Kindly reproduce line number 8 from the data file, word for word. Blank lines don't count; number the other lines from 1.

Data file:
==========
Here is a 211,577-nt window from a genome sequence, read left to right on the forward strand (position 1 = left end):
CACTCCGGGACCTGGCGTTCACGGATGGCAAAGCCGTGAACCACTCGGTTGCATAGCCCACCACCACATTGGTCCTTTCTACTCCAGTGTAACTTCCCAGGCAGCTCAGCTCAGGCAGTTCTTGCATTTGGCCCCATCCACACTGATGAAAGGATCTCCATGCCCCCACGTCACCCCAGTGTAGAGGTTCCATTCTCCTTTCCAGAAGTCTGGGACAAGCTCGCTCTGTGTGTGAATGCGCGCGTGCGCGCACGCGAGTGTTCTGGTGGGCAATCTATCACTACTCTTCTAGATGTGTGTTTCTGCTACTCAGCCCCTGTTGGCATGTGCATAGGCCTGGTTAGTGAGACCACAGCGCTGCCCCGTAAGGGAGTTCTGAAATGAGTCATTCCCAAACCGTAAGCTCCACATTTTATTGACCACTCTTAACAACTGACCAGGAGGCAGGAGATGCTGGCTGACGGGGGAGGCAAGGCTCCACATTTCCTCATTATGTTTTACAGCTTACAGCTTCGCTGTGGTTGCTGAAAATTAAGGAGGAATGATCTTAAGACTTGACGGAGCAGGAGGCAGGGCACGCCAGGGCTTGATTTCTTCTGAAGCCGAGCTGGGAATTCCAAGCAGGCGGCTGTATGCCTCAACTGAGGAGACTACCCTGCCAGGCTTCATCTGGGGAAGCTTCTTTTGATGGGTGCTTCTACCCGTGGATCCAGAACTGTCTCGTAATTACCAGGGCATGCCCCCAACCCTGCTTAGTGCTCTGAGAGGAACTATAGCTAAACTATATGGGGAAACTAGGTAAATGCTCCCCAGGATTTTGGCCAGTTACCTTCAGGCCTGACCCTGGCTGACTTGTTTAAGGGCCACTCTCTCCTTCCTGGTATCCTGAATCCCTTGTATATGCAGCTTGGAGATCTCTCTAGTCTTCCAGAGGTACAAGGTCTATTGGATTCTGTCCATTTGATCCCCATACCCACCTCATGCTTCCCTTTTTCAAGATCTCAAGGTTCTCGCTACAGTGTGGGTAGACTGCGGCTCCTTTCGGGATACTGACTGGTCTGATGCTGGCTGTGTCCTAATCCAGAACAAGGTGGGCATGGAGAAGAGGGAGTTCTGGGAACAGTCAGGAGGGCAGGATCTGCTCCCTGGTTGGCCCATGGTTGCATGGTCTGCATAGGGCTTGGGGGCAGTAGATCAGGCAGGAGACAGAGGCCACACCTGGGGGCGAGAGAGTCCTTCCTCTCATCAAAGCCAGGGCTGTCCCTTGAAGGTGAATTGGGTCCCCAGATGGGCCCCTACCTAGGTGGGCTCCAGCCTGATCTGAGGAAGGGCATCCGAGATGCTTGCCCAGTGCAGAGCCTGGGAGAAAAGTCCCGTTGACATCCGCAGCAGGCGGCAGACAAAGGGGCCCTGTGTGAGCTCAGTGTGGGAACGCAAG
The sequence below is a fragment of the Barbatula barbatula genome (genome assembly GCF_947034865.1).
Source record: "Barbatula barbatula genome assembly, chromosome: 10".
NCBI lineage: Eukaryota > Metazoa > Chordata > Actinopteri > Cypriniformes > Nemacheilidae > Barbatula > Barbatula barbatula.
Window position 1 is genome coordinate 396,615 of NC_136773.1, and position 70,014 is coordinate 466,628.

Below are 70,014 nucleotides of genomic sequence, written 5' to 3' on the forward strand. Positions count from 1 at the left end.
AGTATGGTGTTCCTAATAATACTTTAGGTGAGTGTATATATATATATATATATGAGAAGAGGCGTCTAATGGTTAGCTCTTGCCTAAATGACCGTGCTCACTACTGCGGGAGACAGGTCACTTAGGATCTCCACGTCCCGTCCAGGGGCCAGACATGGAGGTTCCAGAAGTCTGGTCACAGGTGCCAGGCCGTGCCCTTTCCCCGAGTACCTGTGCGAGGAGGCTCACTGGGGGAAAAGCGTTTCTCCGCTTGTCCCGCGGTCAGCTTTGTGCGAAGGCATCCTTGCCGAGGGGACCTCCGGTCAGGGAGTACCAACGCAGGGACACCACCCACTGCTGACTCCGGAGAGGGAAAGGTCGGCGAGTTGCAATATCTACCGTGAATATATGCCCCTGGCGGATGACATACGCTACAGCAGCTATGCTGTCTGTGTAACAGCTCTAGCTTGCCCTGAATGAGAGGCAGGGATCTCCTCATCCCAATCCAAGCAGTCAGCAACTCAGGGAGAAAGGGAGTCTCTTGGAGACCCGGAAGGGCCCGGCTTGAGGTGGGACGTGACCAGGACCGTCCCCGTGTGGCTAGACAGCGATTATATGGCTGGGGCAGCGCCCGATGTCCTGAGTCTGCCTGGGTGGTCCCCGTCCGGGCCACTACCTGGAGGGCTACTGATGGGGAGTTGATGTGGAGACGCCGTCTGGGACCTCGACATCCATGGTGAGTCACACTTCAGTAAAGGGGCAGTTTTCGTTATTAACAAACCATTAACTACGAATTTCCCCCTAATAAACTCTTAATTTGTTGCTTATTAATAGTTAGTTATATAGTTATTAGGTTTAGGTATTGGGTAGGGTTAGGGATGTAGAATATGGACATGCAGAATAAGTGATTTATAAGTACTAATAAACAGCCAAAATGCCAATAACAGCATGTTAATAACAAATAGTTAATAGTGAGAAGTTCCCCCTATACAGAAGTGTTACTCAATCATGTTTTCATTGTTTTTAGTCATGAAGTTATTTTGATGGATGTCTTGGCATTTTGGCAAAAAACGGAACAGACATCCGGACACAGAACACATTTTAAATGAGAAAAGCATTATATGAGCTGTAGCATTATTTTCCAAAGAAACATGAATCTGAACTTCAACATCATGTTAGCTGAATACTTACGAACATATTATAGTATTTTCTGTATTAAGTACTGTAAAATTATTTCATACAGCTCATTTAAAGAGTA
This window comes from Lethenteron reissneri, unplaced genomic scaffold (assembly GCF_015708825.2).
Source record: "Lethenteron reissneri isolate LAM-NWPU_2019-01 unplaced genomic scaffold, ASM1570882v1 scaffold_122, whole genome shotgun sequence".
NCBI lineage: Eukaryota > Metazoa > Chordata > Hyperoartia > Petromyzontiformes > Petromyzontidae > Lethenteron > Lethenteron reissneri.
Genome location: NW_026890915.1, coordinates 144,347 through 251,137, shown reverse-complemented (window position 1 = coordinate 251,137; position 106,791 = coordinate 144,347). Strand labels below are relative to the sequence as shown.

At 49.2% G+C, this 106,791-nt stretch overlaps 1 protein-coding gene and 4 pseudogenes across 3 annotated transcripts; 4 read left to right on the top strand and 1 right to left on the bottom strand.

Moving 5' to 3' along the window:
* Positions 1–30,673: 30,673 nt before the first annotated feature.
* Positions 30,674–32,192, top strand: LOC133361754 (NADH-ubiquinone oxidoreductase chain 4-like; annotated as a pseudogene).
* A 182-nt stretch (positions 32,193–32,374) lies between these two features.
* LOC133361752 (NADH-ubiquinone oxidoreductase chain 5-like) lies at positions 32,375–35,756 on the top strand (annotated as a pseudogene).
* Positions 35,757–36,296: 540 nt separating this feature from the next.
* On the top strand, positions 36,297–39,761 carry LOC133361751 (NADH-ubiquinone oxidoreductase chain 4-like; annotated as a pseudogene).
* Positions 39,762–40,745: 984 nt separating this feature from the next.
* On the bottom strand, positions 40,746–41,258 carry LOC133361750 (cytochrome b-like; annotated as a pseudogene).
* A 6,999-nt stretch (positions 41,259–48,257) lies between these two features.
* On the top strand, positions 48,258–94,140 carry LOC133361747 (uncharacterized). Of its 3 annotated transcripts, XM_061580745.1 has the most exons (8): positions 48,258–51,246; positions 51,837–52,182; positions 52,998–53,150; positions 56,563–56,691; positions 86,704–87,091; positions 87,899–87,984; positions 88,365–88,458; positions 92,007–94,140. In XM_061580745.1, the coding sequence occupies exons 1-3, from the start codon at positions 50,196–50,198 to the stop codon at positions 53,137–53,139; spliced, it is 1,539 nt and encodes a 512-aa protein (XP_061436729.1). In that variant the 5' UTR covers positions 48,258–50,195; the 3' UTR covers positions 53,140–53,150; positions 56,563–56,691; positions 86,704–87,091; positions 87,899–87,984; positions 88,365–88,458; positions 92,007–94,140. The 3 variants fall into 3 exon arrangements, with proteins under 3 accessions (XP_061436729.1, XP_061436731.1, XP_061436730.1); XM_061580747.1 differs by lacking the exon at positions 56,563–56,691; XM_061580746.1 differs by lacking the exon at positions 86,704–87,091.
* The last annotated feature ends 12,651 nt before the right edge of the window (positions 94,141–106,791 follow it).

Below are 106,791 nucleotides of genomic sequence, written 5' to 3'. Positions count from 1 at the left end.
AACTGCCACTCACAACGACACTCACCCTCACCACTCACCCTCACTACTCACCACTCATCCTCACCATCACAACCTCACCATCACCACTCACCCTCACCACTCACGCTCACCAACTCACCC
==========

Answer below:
AGTATGGTGTTCCTAATAATACTTTAGGTGAGTGTATATATATATATATATATGAGAAGAGGCGTCTAATGGTTAGCTCTTGCCTAAATGACCGTGCTCACTACTGCGGGAGACAGGTCACTTAGGATCTCCACGTCCCGTCCAGGGGCCAGACATGGAGGTTCCAGAAGTCTGGTCACAGGTGCCAGGCCGTGCCCTTTCCCCGAGTACCTGTGCGAGGAGGCTCACTGGGGGAAAAGCGTTTCTCCGCTTGTCCCGCGGTCAGCTTTGTGCGAAGGCATCCTTGCCGAGGGGACCTCCGGTCAGGGAGTACCAACGCAGGGACACCACCCACTGCTGACTCCGGAGAGGGAAAGGTCGGCGAGTTGCAATATCTACCGTGAATATATGCCCCTGGCGGATGACATACGCTACAGCAGCTATGCTGTCTGTGTAACAGCTCTAGCTTGCCCTGAATGAGAGGCAGGGATCTCCTCATCCCAATCCAAGCAGTCAGCAACTCAGGGAGAAAGGGAGTCTCTTGGAGACCCGGAAGGGCCCGGCTTGAGGTGGGACGTGACCAGGACCGTCCCCGTGTGGCTAGACAGCGATTATATGGCTGGGGCAGCGCCCGATGTCCTGAGTCTGCCTGGGTGGTCCCCGTCCGGGCCACTACCTGGAGGGCTACTGATGGGGAGTTGATGTGGAGACGCCGTCTGGGACCTCGACATCCATGGTGAGTCACACTTCAGTAAAGGGGCAGTTTTCGTTATTAACAAACCATTAACTACGAATTTCCCCCTAATAAACTCTTAATTTGTTGCTTATTAATAGTTAGTTATATAGTTATTAGGTTTAGGTATTGGGTAGGGTTAGGGATGTAGAATATGGACATGCAGAATAAGTGATTTATAAGTACTAATAAACAGCCAAAATGCCAATAACAGCATGTTAATAACAAATAGTTAATAGTGAGAAGTTCCCCCTATACAGAAGTGTTACTCAATCATGTTTTCATTGTTTTTAGTCATGAAGTTATTTTGATGGATGTCTTGGCATTTTGGCAAAAAACGGAACAGACATCCGGACACAGAACACATTTTAAATGAGAAAAGCATTATATGAGCTGTAGCATTATTTTCCAAAGAAACATGAATCTGAACTTCAACATCATGTTAGCTGAATACTTACGAACATATTATAGTATTTTCTGTATTAAGTACTGTAAAATTATTTCATACAGCTCATTTAAAGAGTA